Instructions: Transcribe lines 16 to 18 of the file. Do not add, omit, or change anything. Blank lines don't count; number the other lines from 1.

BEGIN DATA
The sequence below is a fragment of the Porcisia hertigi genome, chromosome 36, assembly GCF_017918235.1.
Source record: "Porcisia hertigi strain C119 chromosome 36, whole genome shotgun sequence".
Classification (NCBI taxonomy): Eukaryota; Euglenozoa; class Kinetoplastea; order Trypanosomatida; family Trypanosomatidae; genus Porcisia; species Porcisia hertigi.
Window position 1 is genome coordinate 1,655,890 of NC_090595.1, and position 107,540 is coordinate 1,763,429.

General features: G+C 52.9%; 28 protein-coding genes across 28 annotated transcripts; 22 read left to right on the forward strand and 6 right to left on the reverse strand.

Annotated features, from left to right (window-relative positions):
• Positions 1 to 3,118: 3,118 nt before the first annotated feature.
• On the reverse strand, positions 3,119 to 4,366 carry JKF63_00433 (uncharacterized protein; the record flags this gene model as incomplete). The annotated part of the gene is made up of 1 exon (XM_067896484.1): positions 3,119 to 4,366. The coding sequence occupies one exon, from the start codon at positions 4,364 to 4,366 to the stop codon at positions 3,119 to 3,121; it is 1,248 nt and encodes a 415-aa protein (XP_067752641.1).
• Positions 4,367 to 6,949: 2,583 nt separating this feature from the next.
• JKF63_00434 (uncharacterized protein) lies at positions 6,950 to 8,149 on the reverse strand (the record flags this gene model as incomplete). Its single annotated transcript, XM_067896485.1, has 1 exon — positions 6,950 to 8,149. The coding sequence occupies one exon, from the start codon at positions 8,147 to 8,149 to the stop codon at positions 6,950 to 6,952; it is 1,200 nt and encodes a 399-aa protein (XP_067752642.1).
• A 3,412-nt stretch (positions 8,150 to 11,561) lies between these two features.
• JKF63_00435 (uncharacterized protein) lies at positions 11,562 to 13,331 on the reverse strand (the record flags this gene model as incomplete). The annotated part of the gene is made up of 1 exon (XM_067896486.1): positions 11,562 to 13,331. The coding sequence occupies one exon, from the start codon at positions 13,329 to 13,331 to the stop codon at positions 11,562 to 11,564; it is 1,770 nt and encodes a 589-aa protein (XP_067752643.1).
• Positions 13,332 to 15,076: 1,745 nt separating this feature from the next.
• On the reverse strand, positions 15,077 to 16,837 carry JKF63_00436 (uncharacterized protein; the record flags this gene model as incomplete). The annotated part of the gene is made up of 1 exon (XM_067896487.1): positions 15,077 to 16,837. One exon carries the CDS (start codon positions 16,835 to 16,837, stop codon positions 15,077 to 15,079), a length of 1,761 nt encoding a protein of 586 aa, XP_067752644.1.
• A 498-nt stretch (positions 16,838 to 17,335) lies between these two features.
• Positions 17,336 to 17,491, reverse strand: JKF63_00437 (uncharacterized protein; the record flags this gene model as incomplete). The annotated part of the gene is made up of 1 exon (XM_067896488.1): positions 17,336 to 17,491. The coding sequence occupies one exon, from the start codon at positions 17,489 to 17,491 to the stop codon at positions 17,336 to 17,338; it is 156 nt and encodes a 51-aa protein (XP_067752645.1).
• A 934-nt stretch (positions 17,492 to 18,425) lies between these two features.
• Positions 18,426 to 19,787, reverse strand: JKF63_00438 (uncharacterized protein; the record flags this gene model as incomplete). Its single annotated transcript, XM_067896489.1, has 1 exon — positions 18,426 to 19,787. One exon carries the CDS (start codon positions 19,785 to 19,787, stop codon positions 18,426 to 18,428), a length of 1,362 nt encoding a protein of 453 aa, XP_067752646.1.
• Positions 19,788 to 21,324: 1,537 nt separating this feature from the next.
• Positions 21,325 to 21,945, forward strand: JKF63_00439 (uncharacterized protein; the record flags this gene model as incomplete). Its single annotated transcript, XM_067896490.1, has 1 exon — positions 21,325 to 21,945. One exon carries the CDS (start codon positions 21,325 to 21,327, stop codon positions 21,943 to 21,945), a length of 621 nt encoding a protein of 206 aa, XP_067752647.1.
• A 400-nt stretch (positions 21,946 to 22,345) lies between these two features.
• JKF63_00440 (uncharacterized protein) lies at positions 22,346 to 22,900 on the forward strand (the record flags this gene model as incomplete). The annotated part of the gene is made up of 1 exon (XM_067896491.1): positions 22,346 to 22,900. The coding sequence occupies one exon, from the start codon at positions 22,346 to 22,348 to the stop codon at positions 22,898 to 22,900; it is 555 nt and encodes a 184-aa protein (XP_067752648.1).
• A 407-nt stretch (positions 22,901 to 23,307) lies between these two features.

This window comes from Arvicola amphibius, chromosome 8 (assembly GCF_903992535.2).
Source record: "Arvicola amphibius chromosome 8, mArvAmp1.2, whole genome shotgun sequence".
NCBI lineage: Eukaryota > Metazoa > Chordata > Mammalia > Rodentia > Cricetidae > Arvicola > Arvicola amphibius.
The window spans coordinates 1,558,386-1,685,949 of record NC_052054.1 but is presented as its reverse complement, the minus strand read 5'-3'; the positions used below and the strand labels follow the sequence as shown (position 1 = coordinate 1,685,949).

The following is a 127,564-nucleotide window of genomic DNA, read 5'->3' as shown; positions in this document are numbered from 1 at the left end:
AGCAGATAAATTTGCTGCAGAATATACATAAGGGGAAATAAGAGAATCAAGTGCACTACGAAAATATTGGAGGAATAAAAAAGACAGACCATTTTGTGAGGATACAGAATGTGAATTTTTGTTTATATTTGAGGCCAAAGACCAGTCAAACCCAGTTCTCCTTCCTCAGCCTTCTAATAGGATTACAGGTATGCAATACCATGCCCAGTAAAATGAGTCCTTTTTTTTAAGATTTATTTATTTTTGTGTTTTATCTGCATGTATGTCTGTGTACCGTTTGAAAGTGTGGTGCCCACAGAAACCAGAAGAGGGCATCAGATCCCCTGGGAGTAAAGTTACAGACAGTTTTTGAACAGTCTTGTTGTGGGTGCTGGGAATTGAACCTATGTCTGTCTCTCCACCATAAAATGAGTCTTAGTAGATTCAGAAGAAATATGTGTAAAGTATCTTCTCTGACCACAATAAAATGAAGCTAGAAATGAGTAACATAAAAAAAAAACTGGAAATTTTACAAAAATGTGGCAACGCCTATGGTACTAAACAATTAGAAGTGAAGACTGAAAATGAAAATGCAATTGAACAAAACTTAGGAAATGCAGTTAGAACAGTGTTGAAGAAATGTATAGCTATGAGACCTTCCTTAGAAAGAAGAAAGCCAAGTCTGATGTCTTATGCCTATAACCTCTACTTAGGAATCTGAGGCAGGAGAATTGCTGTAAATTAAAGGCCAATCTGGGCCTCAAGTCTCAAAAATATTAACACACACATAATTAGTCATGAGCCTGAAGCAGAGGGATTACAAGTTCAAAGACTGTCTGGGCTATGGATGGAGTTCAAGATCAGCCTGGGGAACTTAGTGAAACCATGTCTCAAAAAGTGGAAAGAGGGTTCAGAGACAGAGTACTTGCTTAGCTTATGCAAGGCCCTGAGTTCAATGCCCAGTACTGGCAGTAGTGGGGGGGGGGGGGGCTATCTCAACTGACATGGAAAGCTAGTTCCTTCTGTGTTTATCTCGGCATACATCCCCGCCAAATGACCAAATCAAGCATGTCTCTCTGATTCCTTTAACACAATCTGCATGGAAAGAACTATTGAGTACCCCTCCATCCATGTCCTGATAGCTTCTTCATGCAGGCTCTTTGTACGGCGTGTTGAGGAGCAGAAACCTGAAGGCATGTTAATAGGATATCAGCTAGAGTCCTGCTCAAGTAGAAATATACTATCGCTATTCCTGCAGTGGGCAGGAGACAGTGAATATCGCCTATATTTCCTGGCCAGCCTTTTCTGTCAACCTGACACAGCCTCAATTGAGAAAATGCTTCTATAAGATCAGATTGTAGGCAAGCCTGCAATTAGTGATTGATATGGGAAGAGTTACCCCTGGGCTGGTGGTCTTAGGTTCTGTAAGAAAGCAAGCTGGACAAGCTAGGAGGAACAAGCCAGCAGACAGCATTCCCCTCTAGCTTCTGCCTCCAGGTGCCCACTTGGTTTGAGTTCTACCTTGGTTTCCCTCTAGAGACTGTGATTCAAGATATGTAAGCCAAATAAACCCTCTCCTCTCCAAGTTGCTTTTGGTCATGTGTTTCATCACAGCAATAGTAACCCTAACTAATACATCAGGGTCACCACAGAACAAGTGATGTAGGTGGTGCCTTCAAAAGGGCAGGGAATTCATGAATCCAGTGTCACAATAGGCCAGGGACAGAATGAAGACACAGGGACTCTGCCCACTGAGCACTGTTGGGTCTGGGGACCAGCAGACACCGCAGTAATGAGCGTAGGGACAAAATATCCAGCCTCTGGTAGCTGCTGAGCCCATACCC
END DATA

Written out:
• Positions 17,336 to 17,491, reverse strand: JKF63_00437 (uncharacterized protein; the record flags this gene model as incomplete). The annotated part of the gene is made up of 1 exon (XM_067896488.1): positions 17,336 to 17,491. The coding sequence occupies one exon, from the start codon at positions 17,489 to 17,491 to the stop codon at positions 17,336 to 17,338; it is 156 nt and encodes a 51-aa protein (XP_067752645.1).
• A 934-nt stretch (positions 17,492 to 18,425) lies between these two features.
• Positions 18,426 to 19,787, reverse strand: JKF63_00438 (uncharacterized protein; the record flags this gene model as incomplete). Its single annotated transcript, XM_067896489.1, has 1 exon — positions 18,426 to 19,787. One exon carries the CDS (start codon positions 19,785 to 19,787, stop codon positions 18,426 to 18,428), a length of 1,362 nt encoding a protein of 453 aa, XP_067752646.1.